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This subject examines the history of Indigenous peoples’ resistance to colonialism in Australia, the Pacific and the Americas. In addition to covering the key protests of the last one hundred years, we see activism as more than just a twentieth-century phenomenon and explore the diverse forms that it took across the last three centuries. What is activism? What is resistance? And how big or small do actions have to be to enter the historical record? From political protest to music, sport, art, environmental activism, imperial literacy, feminism, space, land, mobility, sovereignty, refusal and silence, this subject will broaden students’ understanding of the history of the many ways Indigenous peoples have negotiated with and shaped the ‘post’colonial world.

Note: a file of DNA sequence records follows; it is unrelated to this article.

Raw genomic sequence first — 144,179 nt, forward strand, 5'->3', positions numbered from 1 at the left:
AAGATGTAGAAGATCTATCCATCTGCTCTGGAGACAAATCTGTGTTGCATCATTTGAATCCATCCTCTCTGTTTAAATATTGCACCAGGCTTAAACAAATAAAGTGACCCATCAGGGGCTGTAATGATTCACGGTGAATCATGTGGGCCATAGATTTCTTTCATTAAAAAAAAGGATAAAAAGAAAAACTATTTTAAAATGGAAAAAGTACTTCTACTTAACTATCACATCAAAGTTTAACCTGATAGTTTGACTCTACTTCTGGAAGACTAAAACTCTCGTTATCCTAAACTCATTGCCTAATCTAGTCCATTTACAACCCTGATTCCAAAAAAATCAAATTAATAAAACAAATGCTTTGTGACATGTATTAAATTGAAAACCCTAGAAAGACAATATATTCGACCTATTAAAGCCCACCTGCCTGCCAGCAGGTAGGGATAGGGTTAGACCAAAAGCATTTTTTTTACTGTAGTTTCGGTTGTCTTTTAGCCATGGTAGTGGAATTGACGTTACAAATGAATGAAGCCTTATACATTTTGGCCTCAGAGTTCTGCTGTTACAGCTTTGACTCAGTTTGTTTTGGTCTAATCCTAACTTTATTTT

Intended learning outcomes
On successful completion of this subject, students should have:
- an ability to appreciate (for non-Aboriginal students especially) the ethics and politics of studying Indigenous histories;
- an enhanced understanding of the ways Indigenous peoples have resisted colonialism from invasion to the present day in Australia, the Americas and the Pacific;
- a critical understanding of analytical concepts such as settler colonialism, racism, gender, imperial literacy, ethnographic refusal and decolonization and the major debates in Indigenous history;
- improved research, writing, critical thinking skills and an enhanced ability to communicate historical arguments in writing and orally.
Last updated: 6 December 2019